[MS Azure] ARM - Azure Resource Manager
Microsoft Azure Resource Manager Solution
I'm Nam, an enthusiastic Network Engineer. After spending years working with Cloud Computing, I've decided to deep dive into Microsoft Azure and I'm really excited about it! Today, I want to share some essential tips and things that will be super helpful for you as you start your own Azure learning adventure. Let's get started!
Azure Resource Manager
Azure Resource Manager (ARM) is a technology platform from Microsoft that puts all the pieces of Azure together in an organized way. It brings together Azure's resource providers, resources (like virtual machines and storage), and resource groups to create a well-structured cloud platform.
With ARM, Azure services are available through subscriptions, and resource types can be used in resource groups. It also allows easy access to resource APIs, which are like doors to interact with the portal and other client applications. ARM makes sure only authorized users can access these resources, keeping everything secure.
To manage your cloud resources, ARM provides simple deployment and management tools like the Azure portal, Azure PowerShell, and the command-line interface (CLI). These tools make it easy to work with your cloud service.
In Azure, everything is called a "resource." For example, storage accounts, virtual machines (VMs), network interfaces, public IP addresses, etc are all considered resources. These resources are managed through Azure Resource Manager (ARM), which works based on two main concepts: resource providers and resource consumers. (Refer above illustration)
Resource providers are like services that offer different types of resources. They act as containers for grouping similar resources together. For instance, a VM resource type is provided by a resource provider called "Microsoft.Compute/virtualMachines."
By using Resource Explorer via Azure Portal, you can easily see resources in detail. (Providers/Type/API version/contents)
Each resource provider has its own version of the resources it offers, which is identified by release dates. To use a specific resource, the corresponding resource provider must be available in the subscription. Not all resource providers are automatically available, so they might need to be registered separately for each subscription.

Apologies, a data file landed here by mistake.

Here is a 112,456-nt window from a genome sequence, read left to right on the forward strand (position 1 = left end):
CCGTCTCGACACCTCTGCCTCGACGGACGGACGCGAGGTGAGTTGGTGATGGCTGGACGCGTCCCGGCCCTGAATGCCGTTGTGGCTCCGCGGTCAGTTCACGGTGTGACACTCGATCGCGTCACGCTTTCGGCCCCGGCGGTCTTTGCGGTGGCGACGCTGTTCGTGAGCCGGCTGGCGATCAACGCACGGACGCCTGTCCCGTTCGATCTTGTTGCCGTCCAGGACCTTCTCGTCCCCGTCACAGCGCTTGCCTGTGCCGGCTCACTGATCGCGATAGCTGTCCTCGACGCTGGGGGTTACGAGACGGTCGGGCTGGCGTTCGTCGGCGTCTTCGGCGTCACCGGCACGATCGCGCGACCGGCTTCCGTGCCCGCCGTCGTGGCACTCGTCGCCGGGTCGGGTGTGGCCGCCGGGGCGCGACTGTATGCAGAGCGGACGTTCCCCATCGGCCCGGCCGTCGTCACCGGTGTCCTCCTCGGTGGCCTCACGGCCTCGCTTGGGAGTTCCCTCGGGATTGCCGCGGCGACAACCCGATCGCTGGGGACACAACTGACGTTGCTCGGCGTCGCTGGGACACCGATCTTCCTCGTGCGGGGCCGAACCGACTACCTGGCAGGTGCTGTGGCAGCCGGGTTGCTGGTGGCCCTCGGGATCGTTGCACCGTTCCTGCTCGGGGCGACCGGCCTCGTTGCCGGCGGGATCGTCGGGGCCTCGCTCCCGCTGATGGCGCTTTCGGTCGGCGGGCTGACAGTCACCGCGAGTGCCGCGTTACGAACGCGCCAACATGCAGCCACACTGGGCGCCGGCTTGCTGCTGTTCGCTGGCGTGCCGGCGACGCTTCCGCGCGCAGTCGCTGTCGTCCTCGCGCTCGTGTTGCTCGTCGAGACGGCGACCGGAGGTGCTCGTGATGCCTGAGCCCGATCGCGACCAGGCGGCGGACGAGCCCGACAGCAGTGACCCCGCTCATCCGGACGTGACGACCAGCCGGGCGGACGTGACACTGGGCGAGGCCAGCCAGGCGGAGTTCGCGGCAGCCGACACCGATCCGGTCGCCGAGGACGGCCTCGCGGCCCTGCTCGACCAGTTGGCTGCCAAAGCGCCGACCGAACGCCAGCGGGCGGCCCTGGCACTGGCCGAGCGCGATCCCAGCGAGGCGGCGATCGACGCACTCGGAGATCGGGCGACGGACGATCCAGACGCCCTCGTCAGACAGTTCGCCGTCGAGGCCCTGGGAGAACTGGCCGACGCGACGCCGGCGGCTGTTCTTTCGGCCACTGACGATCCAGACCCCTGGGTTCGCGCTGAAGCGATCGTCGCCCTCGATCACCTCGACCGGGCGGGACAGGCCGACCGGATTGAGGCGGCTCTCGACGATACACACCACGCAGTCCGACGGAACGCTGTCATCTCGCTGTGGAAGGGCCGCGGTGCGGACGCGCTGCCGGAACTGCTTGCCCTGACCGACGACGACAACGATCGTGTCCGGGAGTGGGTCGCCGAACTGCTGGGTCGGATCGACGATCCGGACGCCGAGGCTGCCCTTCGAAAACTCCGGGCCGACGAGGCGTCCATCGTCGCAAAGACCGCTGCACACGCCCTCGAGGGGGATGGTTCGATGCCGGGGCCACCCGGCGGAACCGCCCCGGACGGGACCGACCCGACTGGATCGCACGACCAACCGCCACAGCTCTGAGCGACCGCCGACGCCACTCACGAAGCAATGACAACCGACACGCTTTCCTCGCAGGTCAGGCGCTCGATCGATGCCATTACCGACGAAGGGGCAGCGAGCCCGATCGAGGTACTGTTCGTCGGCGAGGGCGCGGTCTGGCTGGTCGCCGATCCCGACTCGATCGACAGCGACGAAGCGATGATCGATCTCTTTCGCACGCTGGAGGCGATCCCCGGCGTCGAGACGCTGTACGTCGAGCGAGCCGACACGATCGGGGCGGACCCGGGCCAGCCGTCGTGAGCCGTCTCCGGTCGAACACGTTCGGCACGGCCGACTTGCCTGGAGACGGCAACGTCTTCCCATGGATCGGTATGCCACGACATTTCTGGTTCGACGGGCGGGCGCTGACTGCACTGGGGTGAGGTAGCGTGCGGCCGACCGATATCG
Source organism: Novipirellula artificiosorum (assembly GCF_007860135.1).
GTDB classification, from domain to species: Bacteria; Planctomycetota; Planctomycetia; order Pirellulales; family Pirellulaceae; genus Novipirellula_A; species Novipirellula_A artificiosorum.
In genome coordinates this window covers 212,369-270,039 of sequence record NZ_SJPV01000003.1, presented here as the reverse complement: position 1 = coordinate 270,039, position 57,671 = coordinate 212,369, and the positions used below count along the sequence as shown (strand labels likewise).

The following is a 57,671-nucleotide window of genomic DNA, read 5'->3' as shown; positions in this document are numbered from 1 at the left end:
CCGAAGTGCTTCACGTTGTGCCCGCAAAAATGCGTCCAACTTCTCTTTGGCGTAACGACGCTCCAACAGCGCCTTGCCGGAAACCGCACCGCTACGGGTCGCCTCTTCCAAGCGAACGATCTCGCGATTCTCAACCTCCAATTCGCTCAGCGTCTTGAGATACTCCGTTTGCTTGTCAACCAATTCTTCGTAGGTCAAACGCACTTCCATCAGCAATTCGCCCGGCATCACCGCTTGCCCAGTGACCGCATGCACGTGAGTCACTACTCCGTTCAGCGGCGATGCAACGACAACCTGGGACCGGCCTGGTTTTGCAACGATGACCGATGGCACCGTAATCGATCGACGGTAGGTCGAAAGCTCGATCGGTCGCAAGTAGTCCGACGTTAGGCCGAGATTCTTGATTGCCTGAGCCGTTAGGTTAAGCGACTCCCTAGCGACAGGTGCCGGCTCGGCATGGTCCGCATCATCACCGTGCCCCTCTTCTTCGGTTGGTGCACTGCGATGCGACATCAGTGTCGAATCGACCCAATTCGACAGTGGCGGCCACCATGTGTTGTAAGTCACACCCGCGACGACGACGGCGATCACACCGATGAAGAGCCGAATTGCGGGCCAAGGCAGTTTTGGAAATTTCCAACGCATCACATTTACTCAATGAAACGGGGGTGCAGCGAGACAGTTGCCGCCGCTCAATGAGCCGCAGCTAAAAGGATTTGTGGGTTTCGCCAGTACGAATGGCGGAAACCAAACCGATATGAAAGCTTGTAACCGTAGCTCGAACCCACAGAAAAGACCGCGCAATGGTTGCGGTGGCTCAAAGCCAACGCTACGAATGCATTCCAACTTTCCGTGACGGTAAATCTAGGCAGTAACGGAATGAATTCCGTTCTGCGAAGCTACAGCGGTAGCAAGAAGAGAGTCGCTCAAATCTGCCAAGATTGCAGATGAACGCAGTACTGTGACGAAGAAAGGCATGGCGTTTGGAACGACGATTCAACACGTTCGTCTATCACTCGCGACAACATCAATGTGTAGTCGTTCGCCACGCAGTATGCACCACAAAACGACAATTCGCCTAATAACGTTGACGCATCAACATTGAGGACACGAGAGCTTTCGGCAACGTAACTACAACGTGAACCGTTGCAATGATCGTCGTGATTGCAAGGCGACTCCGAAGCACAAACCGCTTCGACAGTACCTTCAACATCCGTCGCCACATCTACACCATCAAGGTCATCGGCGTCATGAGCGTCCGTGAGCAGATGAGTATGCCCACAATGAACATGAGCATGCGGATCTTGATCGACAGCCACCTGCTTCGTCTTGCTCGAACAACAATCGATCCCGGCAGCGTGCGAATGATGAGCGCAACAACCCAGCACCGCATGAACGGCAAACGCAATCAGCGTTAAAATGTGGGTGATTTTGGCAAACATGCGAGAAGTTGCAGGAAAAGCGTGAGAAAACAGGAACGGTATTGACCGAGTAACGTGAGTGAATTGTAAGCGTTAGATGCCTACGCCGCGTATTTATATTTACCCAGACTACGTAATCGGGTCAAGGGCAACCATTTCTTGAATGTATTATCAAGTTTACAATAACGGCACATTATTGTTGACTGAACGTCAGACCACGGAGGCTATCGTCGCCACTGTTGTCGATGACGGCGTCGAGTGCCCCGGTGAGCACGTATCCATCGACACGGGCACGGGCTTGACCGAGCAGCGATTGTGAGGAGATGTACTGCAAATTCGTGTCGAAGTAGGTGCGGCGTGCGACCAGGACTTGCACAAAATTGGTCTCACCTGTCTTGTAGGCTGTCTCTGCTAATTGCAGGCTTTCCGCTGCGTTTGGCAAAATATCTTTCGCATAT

Resource groups are like containers for grouping multiple resource instances together. They serve as units of deployment and have a unique name within a subscription. Resources can be provisioned in different Azure regions but still belong to the same resource group.
Resource groups provide additional services like metadata services (such as tagging for categorization), policy-based management, role-based access control (RBAC), and protection against accidental deletions or updates.
Resources are instances created from resource types. Each resource instance has a name and type that make it unique globally or within a resource group. Resources inherit security and access configurations from their parent resource group, but these settings can be overridden for each resource. Resources can also be locked to prevent certain operations or access.
For example, Virtual Machine, Virtual Network, Network Interface, App Service, etc.
RBAC: Azure Active Directory (Azure AD) authenticates users and assigns roles to control access to resources, resource groups, and subscriptions based on permissions defined in roles.
Tags: Tags are name-value pairs used to add additional information and categorization to resources for better organization and management.
Policies: Custom policies are rules and conventions that define access control for resources and resource groups. They work alongside RBAC.
Locks: Subscriptions, resource groups, and resources can be locked to prevent accidental changes.
Multi-region: Resources can be provisioned in different Azure regions while still belonging to the same resource group.
Idempotent: This ensures that resource deployment is consistent and predictable, no matter how many times it's executed.
Extensible: ARM allows the platform to be extended with new resource providers and resource types.
In summary, ARM simplifies resource management in Azure by grouping resources under resource providers, organizing them into resource groups, and providing useful features like RBAC, tags, policies, locks, and more.